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Chest drain insertion – Seldinger technique [advanced]

Please note content is for educational purposes only and procedures should not conducted based on this information. OSCEstop and authors take no responsibility for errors or for the use of any content.

Indications: pneumothorax (tension pneumothorax post-needle thoracostomy, unresolved primary pneumothorax after failed aspiration or >2cm/symptomatic secondary pneumothorax); symptomatic unilateral pleural effusion; empyema
Tube thoracostomy preferred if: chest trauma; haemothorax; complex empyema; chylothorax; pleurodesis; bronchopleural fistula
Relative contraindications: coagulopathy (INR >1.4, platelets <50, therapeutic anticoagulant <24 hours, clopidogrel <7days); diaphragmatic hernia


  • Wash hands, Introduce self, Patients name & DOB & wrist band, Explain procedure and get written consent
    • Risks: pain; bleeding; infection; organ puncture & damage (lung, heart, liver); subcutaneous emphysema; persistent site leak; pneumothorax; re-expansion pulmonary oedema
  • **Check patients clotting screen, platelet count and if they have been on an therapeutic anticoagulant/clopidogrel**
  • Consider pre-procedure analgesia
  • Ensure assistant is available and clinical and non-clinical bins are close by to dispose of waste
  • Confirm the correct side to insert the drain (3 point check)
    • Review chest X-ray
    • Examine patient’s chest
    • If effusion, confirm position and size with portable ultrasound scanner

Preparation part

  • Wash hands and apply surgical hat and mask
  • Clean a large trolley
  • Gather equipment onto bottom of trolley (think through what you need in order)

Equipment list

  • Cleansing snap-sponge x2 (iodine or alcohol/chlorhexidine)
  • Sterile drape with hole in centre (or 4 drapes without holes in)
  • 20ml syringe and 3 needles (1 blunt fill 18G drawing-up needle, 1 orange 25G, 1 green 21G) for local anaesthetic
  • Chest drain kit
    • Scalpel and blade
    • Introducer needle (has 1cm demarcations) with syringe
    • Guidewire
    • Dilator
    • Chest drain tube (small e.g. 12/14Ch for pneumothorax or non-viscous effusion; large e.g. 18Ch for haemothorax or empyema)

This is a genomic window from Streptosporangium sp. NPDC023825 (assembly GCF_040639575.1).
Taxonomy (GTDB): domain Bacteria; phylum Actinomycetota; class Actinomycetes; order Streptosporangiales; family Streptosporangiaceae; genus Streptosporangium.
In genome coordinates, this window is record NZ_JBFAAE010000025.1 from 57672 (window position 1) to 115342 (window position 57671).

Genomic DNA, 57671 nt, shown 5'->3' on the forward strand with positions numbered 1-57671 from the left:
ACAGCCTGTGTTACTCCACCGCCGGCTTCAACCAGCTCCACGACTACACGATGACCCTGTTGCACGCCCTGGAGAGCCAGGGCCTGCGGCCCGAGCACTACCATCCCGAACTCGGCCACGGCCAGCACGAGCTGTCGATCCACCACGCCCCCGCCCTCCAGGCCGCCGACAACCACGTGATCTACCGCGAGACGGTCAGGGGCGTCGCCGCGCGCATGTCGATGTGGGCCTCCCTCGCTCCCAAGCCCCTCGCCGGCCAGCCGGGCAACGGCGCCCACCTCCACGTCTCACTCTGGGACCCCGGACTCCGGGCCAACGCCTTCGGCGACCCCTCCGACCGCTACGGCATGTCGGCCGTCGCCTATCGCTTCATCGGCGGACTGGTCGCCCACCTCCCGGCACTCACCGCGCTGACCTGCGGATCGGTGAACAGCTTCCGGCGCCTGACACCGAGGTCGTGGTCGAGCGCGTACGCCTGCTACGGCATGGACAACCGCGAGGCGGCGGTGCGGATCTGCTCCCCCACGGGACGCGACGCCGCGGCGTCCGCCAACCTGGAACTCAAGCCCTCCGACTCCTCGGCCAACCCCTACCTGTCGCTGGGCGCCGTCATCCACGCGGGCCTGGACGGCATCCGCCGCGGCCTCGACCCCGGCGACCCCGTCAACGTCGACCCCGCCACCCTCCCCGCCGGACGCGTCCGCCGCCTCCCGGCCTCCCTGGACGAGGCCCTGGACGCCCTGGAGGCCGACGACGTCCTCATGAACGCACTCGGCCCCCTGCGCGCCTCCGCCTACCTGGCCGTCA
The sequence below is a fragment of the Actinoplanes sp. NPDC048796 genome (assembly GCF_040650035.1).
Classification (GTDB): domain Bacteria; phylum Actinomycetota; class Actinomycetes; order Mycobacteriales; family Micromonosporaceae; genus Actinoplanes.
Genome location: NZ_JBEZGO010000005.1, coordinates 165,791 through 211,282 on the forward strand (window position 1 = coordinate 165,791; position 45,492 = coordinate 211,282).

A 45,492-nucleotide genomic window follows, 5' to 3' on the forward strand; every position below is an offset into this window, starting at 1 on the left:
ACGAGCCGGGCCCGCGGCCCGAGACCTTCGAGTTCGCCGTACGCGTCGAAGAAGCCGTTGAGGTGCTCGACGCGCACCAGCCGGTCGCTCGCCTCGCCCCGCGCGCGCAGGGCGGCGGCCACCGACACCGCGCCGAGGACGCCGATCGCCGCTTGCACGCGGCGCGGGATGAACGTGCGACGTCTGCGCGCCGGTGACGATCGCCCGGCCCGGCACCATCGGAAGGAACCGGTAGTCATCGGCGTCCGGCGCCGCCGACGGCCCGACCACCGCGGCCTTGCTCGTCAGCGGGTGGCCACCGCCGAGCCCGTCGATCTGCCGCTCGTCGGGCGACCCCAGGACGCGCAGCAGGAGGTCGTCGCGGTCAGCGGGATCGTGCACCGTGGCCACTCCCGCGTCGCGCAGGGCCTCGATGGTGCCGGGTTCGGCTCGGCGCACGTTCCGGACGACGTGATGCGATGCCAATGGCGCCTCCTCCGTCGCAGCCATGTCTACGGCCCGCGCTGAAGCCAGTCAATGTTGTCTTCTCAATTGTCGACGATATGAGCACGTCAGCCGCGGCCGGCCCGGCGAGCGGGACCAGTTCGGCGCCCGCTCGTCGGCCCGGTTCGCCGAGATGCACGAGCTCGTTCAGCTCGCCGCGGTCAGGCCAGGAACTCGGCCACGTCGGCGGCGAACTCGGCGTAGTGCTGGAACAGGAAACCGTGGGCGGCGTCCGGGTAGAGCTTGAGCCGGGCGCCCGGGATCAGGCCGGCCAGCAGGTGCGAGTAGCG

• 3-way tap and drainage tubing adaptor
  • Thick silk suture (e.g. USP 2 with large curved needle e.g. 90mm 3/8c)
  • Cotton gauze swabs x3 (used whenever needed throughout procedure to dry/clean sterile area and at end to dress)
  • Dressing (e.g. tegaderm film x3 or Hypofix or drainfix)
  • Equipment to be kept outside of the sterile field
    • Ultrasound scanner with curved probe if effusion (± sterile probe cover and gel if you want to re-scan after sterilising)
    • Incontinence pad
    • Chlorhexidine hand scrub solution
    • Sterile theatre gown
    • Sterile surgical gloves
    • 20ml 1% lidocaine (maximum 3mg/kg – note 1ml 1% lidocaine = 10mg)
    • Closed drainage bottle + connection tubing + 1L sterile water

  • Walk to patient
  • Wash hands
  • Open the chest drain kit to form a large sterile field on the top of the trolley
  • Open packets (without touching the instruments themselves) and drop sterile instruments neatly into the sterile field
  • Prepare drainage bottle (non-sterile)
    • Open bottle packaging, remove inlet cap and pre-fill to ‘prime’ mark (usually at  ̴ 200ml) with the sterile water
    • Open connection tubing and attach the distal end into the bottle’s inlet, leaving the proximal end in the sterile packet
    • Place bottle on floor and the proximal end of the tube in its packet on the patient’s bed so it is accessible

NOTE: the distal end of the connection tube must be underwater so that air cannot track up the tube and into the pleural cavity during inspiration where negative intra-thoracic pressure creates suction

Patient part

Positioning and exposure

  • Expose patient’s chest
  • Position patient
    • For effusion: sitting upright on edge of bed with crossed arms leaning on an elevated bedside table; or lying at 45˚ with their arm raised behind their head
    • For pneumothorax: lying on bed sideways with pneumothorax side upwards and their arm rested superiorly on their head, and you standing in front of them)
  • Place incontinence pad below site on bed (to catch spillage) if effusion
  • Locate insertion point: